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Basal cell skin carcinoma

Basal cell skin carcinoma (BCC) is the most common form of skin cancer in people with light skin tones.  Basel cell skin cancer most often occurs on parts of the body that are normally exposed to the sun like the head, face, neck, and arms.  This type of cancer, while commonly occurring, has a slow growth rate and typically does not spread to other body parts.  Basal cell skin cancer is usually effectively treated and regrowth is unusual.  BCC is very rare in people with darker colored skin.

Basal cell carcinomas appear throughout the affected area in varying forms, but usually as some sort of pustule or cyst.  This can be particularly disfiguring or cause obviously discolored skin patches or other problematic areas on the body.  The risk for developing BCC is greater for people who have had a large amount of concentrated exposure to UV light, and sometimes in people who have had significant chemical exposure, such as to arsenic.

Variations of basal cell carcinoma include nodular, cystic, pigmented, superficial, micronodular, and morpheaform.  The most common form of basal cell carcinoma is nodular and most often appears as a slightly off colored papule with a discolored and crater-like center.  While the other types of basal cell carcinomas are less common, they can also create skin problems as well. 

All types of suspected basal cell carcinomas should be given a biopsy to first diagnose the skin problem.  In general, if the area is particularly small, the initial biopsy can remove the problem in its entirety.  Even if the biopsy result shows basal cell carcinoma, the removal will have most likely cleared up the cancer from continued growth.  Larger suspect areas will be biopsied first and then removed completely only when malignancy is discovered.  Frequently some focused radiation therapy is used on the area as well.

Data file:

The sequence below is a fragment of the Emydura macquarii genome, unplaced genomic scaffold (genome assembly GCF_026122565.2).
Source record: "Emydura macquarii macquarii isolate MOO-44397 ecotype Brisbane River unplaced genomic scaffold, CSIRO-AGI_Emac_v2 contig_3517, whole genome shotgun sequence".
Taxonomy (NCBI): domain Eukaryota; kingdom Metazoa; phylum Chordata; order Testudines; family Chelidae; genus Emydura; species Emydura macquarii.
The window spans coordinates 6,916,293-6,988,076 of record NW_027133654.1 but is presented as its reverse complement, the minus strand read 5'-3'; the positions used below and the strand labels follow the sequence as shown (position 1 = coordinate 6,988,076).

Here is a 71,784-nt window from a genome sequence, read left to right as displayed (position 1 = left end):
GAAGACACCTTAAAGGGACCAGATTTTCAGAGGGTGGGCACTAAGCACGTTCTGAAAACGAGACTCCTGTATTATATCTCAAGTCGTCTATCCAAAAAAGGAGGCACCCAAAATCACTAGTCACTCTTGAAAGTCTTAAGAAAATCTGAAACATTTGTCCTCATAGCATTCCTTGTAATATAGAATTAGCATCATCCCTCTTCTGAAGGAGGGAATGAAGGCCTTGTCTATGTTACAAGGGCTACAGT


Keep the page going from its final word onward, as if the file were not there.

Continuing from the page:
The procedure for removing basal cell carcinomas is fairly straightforward and generally painless.  The tumor or cyst is scraped out and then the area is cauterized, sealing the skin and preventing further infection or bleeding.  The remaining scar tissue is left to heal on its own.

Basal cell skin carcinoma can be problematic because of its unusually discolored appearance.  Many times a plastic surgeon can be of service in cosmetically improving areas of basal cell skin cancer with lasers or other techniques.

Symptoms to be on the lookout for are bumps on the skin with a pearlescent appearance, lesions that are tough to the touch, bleeding areas, red spots, or spidery blood vessels that are raised or more pronounced than usual.

In all cases of unusual skin problems, a dermatologist should be seen immediately.  Only with a fast and effective diagnosis can a full recovery be made.

In case of unusual skin problems, use the button below to find a board certified plastic surgeon in your area.